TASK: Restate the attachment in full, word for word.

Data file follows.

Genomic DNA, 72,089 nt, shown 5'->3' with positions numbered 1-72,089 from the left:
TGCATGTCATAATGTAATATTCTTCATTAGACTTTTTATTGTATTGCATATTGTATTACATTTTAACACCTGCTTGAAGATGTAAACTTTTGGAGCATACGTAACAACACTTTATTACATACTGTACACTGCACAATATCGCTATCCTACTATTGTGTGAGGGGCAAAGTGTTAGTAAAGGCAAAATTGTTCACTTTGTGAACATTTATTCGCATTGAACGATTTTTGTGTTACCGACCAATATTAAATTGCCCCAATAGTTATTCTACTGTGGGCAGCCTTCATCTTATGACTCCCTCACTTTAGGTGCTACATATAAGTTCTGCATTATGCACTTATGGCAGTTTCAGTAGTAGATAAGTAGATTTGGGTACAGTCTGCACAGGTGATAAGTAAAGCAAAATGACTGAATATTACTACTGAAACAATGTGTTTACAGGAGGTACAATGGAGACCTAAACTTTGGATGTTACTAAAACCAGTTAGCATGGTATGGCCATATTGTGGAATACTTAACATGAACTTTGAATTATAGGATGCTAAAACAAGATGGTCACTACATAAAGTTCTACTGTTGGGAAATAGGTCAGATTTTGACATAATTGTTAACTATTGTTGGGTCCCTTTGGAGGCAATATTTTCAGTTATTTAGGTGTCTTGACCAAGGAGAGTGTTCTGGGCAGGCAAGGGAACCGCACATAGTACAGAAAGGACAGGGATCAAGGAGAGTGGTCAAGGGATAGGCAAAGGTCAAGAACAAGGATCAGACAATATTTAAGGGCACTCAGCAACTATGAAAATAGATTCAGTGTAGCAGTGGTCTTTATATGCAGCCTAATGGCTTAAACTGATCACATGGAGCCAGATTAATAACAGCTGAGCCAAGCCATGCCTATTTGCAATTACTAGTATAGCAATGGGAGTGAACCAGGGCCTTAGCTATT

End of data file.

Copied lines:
Genomic DNA, 72,089 nt, shown 5'->3' with positions numbered 1-72,089 from the left:
TGCATGTCATAATGTAATATTCTTCATTAGACTTTTTATTGTATTGCATATTGTATTACATTTTAACACCTGCTTGAAGATGTAAACTTTTGGAGCATACGTAACAACACTTTATTACATACTGTACACTGCACAATATCGCTATCCTACTATTGTGTGAGGGGCAAAGTGTTAGTAAAGGCAAAATTGTTCACTTTGTGAACATTTATTCGCATTGAACGATTTTTGTGTTACCGACCAATATTAAATTGCCCCAATAGTTATTCTACTGTGGGCAGCCTTCATCTTATGACTCCCTCACTTTAGGTGCTACATATAAGTTCTGCATTATGCACTTATGGCAGTTTCAGTAGTAGATAAGTAGATTTGGGTACAGTCTGCACAGGTGATAAGTAAAGCAAAATGACTGAATATTACTACTGAAACAATGTGTTTACAGGAGGTACAATGGAGACCTAAACTTTGGATGTTACTAAAACCAGTTAGCATGGTATGGCCATATTGTGGAATACTTAACATGAACTTTGAATTATAGGATGCTAAAACAAGATGGTCACTACATAAAGTTCTACTGTTGGGAAATAGGTCAGATTTTGACATAATTGTTAACTATTGTTGGGTCCCTTTGGAGGCAATATTTTCAGTTATTTAGGTGTCTTGACCAAGGAGAGTGTTCTGGGCAGGCAAGGGAACCGCACATAGTACAGAAAGGACAGGGATCAAGGAGAGTGGTCAAGGGATAGGCAAAGGTCAAGAACAAGGATCAGACAATATTTAAGGGCACTCAGCAACTATGAAAATAGATTCAGTGTAGCAGTGGTCTTTATATGCAGCCTAATGGCTTAAACTGATCACATGGAGCCAGATTAATAACAGCTGAGCCAAGCCATGCCTATTTGCAATTACTAGTATAGCAATGGGAGTGAACCAGGGCCTTAGCTATT